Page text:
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Just finished building a gaming rig and it won't start. Help please

Last response: in Systems
February 23, 2010 5:48:04 PM

I just built my first PC and i was hoping to get some BIOS action after i installed my last part. Everything is in but for some reason the PC won't start. I'm really hoping none of the parts are DOA. I'm getting an orange light on my motherboard saying i have power but it won't even run for a second when i turn on the power supply. I try turning it on by the motherboard and the case and it won't do a thing. Anyone have any ideas?

System specs:
XION 850 watt ATX PSU
ATX mid tower
2.66 quadcore q9400 intel
GTS 250 1gb video card
Foxconn ELA motherboard
Western Digital 1TB hard drive
4 gigs (two sticks) ddr2 sdram 1066
two 80 mm case fans and 3 120mm case fans
ASUS 22" lcd monitor.

I'll provide links to any of the parts if needed
Please help
February 23, 2010 5:51:26 PM

Does any fans or lights turn on?

Have you tried doing EVERYTHING in the "READ before posting about boot problems" sticky (link in my signature)? If not, go there and do EVERY step. Do NOT SKIP anything just because you think it might not be relevant. After doing ALL of the steps, let us know if anything changes.

I'm thinking it might be the PSU. XION isn't exactly a quality brand...
February 23, 2010 6:38:34 PM

i'll check the "read before posting about boot problems". And yeah i'm having a bad feeling that it's the power supply:/ I did a little online "power supply calculator" and i have more than enough to run the computer apparently. Thanks though
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February 23, 2010 6:45:33 PM

The amount isn't the problem. The problem is that the PSU likely overstates what it can actually put out. Quality PSU (which XION is not) typically put out more wattage than they say in the name. Low quality units often put out less. It also matters how much power is put out over the 12V rail.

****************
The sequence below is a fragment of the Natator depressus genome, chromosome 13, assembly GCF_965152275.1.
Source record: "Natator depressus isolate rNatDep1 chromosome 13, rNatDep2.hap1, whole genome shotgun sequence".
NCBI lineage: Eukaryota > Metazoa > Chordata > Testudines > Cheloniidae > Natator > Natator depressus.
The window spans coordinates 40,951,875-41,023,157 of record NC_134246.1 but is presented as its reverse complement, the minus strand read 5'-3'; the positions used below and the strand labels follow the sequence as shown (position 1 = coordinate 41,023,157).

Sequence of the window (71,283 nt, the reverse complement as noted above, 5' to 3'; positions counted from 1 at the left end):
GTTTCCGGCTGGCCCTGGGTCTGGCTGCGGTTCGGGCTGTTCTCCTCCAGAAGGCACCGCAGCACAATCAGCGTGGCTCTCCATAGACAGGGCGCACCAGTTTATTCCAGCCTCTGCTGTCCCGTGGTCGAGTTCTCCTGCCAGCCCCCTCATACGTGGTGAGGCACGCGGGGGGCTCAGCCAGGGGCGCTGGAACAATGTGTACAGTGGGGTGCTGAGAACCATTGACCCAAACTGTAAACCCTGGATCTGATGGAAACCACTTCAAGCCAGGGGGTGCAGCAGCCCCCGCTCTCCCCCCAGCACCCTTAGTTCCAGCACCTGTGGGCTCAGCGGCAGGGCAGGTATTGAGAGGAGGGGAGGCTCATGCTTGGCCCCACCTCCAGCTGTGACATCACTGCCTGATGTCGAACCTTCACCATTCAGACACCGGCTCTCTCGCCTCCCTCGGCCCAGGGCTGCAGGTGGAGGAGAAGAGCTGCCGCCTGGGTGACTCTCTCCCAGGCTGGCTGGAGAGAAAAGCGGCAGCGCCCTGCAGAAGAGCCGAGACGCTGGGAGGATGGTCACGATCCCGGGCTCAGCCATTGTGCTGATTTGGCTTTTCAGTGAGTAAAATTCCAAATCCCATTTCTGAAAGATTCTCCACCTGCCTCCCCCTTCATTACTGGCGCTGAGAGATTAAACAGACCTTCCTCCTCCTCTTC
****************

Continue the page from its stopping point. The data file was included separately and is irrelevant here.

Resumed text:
Another indication that it's a bad unit in general is that it doesn't have Active PFC. I suggest you look up the "Guide to Choosing PC Parts" and read up on what makes a quality PSU, as your likely to need to buy another sooner rather than later.

Pretty much the only way to be certain it's the PSU is to swap it with another unit you know is working. Do you have another PC laying around that you can switch the PSU with?
February 23, 2010 6:51:42 PM

+1 to going through EVERY step in the checklist posted above. That will fix the problem 90% of the time.

The PSU isn't a great unit, but I would focus first on making sure the 4/8-pin CPU power connector located near the CPU socket is plugged in. That's a very common mistake. Incorrect RAM settings in the BIOS is also a common problem. I would try booting with each stick of RAM by itself.
February 23, 2010 7:59:12 PM

i just tried using a different power supply on the computer and i got the same results. Pretty sure it's the motherboard since this powersupply actually works well. also, bump!
February 23, 2010 8:01:05 PM

Have you performed every step in the checklist yet? You're going to have a hard time troubleshooting with a shotgun blast. The checklist gives you a methodical way to troubleshoot your problem. These types of problems are far more user related than faulty hardware.
February 23, 2010 10:25:23 PM

i've tried twice now. But hell i'll do it three times just for you :]